. There were info boards in the carpark telling us that the best time to view them is either before 7am or after 4pm... it being 10am we didn't hold out much hope for seeing any. You also had the option to look for them from a hidden hut in the hill or, during 9am and 3pm when the penguins are at sea, you can go down onto the beach. We decided that as we probably wouldn't see any penguins we would head down to the beach and just enjoy going for a walk, so we clambered down the hill and walked along the shore. As we got towards the left-hand side of the beach (directly under the viewing hut) we thought we could hear a funny squawking noise, so we sat down on a log and waiting to see if anything would materialise. We heard the noise again a couple of times in the trees behind us and although we were pretty sure there was something in the bush we couldn't see anything. A bit further down the beach we spotted a really big seal and I was very happy to get a closer look at it. So we headed back up the hill a bit disappointed we hadn't seen any penguins but happy we had seen another seal and we directed another couple we met to the seal so they could see it too. We were about to go back to the van when we decided to quickly go to the hut just to see what it looked like inside. We were inside for a few minutes when Tom said "Is that penguin in the sea?" At first I wasn't convinced because it looked like a small cormorant but after a minute or two we realised that it definately was a penguin.... we'd found one!!
! We were the only ones in the hut and we stood there for about half an hour watching it play in the waves and slowly make its way out on to the beach. It was funny because the couple we had directed to the seal couldn't see the penguin because they were too low down and we were desperately trying to get their attention from the hut as once the penguin came ashore they weren't allowed to get any closer because the penguins are so endangered. We were so happy to stand and watch it waddling its way across the sand and yes, they really do look like they are tap-dancing when they walk! It was really slow at making its way up the beach but after a while it went across the sand and into the grass and started to jump up some little steps in the hill. Once it had left the sand the other couple moved in abit closer for a photo and we decided to run back down to the beach to get a closer photo of our own. Even though the track down the hill was really steep we practically sprinted the whole way down and when we got there the little penguin was still quite happily sitting in the grass and preening itself. We tip-toed our way over and crouched down in the sand to get a good view, it was absolutely fantastic! Sitting silently on the beach getting a close up look at the most endangered penguin on the planet, it was such a beautiful animal and gave me mixed feelings of absolute awe and such sadness to know that if I am to ever have children there is a very high chance that they wouldn't have the opportunity to see this penguin as it is on the verge of extinction
. We sat in silence looking at the single penguin sitting in the grass and we didn't move for about half an hour. After a while some other people came down on to the beach and we decided to head off as we didn't want to frighten the penguin with loads of people crowding around it. Back in the van we kept on looking at each other saying: "God, we are so lucky, that was bloody brilliant". We arrived in Dunedin a few hours later and we had to check our van into the mechanics because it needed new break-pads, it only took about an hour or so and we were quite happy to go wandering for a while. We went for a look at the steepest street in the world and decided to climb to the top of it, it really is bloody steep and I started to feel quite ill on the way down! So we made a quick exit and I got my breath back on flat ground. Dunedin is a really big city and has lots going on but by the time we had been food shopping and got the van back it was quite late and we checked ourselved into a campsite for the night. Later that evening we got chatting to a couple from the UK who have been backpacking for the last year so we were busy pumping them for information and any tips. We also ended up chatting to an older couple from Australia who gave us loads of recommendations for nice places in Oz. As we were talking with them they also said: "We visited the UK once, we stayed in a placed called... oh what was it called.... ummm....oh yeah.... Llandudno". Tom nearly choked on his curry! I couldn't even get my words out, all I could manage was to point at myself and repeatedly say "me Llandudno live... me Llandudno live..." like some kind of deranged idiot! I guess that infuratingly catchy Disney song was right after all, it's a small small world!!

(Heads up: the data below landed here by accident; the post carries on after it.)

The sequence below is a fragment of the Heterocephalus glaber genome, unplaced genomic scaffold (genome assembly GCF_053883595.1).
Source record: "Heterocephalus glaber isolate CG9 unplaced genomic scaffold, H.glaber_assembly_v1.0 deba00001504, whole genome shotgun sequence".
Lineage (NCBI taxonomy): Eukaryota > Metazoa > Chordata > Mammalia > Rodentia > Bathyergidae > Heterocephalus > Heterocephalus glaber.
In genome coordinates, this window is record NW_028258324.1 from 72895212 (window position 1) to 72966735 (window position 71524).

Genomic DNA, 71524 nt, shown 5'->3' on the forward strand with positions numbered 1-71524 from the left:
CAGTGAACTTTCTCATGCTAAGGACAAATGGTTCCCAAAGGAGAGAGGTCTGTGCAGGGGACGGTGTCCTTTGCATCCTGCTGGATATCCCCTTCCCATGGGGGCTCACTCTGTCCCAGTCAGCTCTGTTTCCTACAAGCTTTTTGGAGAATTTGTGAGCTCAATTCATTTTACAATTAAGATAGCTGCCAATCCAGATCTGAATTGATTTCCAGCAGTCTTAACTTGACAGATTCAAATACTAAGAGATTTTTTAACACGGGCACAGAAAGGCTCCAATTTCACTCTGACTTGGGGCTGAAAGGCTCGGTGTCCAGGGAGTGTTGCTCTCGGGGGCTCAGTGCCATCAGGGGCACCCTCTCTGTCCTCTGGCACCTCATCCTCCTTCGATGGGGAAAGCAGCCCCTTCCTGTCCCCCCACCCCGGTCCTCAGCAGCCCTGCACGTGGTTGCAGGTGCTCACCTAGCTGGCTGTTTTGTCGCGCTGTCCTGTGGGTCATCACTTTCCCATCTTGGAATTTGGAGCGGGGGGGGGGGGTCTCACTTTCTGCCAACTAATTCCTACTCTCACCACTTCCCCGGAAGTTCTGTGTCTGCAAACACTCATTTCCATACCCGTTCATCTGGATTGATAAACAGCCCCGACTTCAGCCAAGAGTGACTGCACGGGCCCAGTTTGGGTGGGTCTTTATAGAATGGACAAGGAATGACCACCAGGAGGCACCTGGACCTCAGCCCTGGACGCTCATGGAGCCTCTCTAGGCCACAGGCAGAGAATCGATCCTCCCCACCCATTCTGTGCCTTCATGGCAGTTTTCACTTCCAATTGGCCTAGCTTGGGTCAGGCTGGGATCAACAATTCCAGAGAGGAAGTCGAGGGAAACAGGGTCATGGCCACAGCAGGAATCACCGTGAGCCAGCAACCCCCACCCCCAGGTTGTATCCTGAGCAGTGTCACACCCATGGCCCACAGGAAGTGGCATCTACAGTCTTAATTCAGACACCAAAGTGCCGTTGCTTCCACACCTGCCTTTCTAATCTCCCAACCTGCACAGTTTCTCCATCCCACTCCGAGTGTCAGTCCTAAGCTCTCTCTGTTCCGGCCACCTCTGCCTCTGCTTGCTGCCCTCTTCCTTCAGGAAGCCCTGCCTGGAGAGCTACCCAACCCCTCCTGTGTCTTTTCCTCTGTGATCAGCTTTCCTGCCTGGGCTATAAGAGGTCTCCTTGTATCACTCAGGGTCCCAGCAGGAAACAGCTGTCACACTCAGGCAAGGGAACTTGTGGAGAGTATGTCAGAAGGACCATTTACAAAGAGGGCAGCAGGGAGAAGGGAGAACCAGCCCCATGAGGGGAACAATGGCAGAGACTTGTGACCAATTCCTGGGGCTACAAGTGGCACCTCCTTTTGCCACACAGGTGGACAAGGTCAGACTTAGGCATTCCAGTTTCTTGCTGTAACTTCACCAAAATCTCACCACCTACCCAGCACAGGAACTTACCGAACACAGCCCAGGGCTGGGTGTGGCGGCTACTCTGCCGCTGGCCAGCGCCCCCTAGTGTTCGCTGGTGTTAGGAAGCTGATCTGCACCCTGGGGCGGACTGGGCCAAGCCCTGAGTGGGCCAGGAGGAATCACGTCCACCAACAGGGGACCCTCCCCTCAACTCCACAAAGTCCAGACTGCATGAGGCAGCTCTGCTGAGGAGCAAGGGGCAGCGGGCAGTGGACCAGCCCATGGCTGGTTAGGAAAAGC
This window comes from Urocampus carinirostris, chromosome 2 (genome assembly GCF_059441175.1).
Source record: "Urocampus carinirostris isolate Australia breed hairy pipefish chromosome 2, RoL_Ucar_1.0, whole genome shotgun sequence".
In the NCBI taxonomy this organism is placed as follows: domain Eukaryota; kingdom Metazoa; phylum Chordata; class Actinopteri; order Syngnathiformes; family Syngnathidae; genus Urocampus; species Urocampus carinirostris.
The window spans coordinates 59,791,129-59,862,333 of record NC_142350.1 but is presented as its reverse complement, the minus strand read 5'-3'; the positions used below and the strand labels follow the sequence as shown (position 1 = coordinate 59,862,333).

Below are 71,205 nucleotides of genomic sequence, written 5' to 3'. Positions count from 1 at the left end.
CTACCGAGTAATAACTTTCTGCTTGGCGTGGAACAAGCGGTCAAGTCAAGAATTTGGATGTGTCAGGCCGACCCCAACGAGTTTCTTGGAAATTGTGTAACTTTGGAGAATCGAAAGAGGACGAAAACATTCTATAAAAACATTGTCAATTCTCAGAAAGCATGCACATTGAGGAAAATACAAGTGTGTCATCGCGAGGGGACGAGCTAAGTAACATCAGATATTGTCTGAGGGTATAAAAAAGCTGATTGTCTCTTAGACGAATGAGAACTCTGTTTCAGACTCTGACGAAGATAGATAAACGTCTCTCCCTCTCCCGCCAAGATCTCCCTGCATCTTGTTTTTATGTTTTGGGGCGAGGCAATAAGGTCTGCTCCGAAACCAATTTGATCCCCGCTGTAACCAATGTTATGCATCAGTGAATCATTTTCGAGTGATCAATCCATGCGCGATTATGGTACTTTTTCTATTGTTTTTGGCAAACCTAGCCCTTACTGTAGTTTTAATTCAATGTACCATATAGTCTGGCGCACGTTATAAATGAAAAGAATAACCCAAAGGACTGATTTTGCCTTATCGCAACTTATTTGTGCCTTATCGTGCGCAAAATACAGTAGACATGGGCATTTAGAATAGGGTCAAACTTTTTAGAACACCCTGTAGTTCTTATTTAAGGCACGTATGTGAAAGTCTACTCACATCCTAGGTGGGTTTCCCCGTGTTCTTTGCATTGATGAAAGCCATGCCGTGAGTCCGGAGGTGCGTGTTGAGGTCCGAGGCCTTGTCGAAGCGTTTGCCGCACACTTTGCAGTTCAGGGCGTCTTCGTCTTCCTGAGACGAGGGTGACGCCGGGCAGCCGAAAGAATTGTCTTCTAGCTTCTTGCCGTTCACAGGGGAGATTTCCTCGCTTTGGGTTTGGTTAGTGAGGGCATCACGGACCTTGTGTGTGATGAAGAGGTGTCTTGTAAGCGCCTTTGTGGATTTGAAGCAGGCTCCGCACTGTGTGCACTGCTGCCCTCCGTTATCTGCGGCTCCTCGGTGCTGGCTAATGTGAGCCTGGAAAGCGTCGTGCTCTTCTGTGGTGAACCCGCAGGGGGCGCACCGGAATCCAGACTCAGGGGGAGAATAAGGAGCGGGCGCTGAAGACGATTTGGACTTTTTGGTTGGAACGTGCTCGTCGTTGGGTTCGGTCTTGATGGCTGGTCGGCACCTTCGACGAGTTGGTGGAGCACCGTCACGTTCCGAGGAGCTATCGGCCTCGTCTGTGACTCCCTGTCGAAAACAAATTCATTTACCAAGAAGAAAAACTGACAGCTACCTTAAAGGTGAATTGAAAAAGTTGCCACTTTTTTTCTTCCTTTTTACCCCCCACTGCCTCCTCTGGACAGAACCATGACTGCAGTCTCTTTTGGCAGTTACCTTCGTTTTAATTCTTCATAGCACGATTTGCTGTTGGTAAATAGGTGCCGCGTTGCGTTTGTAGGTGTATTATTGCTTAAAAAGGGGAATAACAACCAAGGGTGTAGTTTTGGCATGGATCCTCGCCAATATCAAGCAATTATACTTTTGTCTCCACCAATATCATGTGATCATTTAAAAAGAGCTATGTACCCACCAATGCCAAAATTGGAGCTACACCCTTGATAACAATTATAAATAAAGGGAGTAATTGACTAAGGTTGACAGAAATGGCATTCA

Day 5) We were up with the lark this morning to finish our drive to the final destination on the Southern Scenic Route, the city of Dunedin. As we were leaving the campsite there were some workmen relaying one of the roads and we ended up having to pull over for a while as one of the trucks was laying some gravel. As we sat at the side of the road one of the guys came over to chat to us and we told him about the elephant seals which we had seen the night before and he told us that if we really wanted to see some great wildlife we should head to a place down the road called Nugget Point where there are seals and penguins. So once the workers had finished we drove over there with the intention of staying for 10 minutes or so. In actually fact we stayed for closer to 3 hours and had one of the most memorable moments of the trip so far! Nugget Point is a little bay surrounded by a big hill covered in windswept trees and is one of the last remaining homes of the most endangered penguin in the world, the Yellow-Eyed Penguin